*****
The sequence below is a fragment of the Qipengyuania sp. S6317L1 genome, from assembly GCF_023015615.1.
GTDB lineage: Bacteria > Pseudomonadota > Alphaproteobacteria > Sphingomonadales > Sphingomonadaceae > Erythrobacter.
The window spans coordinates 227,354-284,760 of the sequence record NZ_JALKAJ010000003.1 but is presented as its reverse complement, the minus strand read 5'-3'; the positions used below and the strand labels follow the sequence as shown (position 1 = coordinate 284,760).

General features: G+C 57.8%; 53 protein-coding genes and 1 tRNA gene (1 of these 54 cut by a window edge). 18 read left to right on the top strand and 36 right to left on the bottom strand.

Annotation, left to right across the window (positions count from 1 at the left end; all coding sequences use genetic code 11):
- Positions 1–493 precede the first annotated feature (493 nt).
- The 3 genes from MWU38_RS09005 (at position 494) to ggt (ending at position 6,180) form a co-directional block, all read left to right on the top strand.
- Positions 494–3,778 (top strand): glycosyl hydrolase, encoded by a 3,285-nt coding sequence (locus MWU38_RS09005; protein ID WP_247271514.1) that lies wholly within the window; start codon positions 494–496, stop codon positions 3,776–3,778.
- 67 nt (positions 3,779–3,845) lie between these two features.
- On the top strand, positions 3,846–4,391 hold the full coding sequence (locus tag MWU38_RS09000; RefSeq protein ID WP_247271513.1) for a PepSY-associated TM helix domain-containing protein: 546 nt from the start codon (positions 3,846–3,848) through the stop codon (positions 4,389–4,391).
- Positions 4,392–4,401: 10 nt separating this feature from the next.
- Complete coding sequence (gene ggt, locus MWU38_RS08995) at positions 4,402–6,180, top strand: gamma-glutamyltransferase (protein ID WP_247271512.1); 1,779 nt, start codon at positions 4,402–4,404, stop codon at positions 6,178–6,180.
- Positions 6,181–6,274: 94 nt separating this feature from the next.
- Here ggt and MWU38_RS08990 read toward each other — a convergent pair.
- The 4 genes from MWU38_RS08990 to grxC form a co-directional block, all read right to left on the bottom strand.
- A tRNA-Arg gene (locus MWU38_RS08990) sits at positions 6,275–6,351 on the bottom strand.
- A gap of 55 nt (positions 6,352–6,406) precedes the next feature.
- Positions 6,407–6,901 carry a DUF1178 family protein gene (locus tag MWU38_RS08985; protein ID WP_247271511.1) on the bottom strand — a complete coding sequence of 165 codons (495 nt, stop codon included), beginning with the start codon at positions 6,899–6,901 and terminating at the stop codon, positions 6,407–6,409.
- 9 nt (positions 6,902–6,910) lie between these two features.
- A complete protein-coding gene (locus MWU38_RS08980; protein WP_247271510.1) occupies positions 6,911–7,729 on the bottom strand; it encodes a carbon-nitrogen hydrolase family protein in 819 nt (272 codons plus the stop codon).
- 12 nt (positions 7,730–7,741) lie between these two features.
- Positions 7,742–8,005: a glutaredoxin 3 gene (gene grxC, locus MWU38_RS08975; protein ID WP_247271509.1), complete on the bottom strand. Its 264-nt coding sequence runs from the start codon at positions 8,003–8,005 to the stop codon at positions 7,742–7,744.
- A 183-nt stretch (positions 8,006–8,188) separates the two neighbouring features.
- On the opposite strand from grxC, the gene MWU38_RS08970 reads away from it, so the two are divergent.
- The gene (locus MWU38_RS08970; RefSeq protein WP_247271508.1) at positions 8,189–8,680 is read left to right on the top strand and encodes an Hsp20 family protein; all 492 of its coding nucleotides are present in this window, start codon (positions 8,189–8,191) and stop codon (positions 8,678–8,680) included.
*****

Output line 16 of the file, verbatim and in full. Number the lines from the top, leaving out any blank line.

- A tRNA-Arg gene (locus MWU38_RS08990) sits at positions 6,275–6,351 on the bottom strand.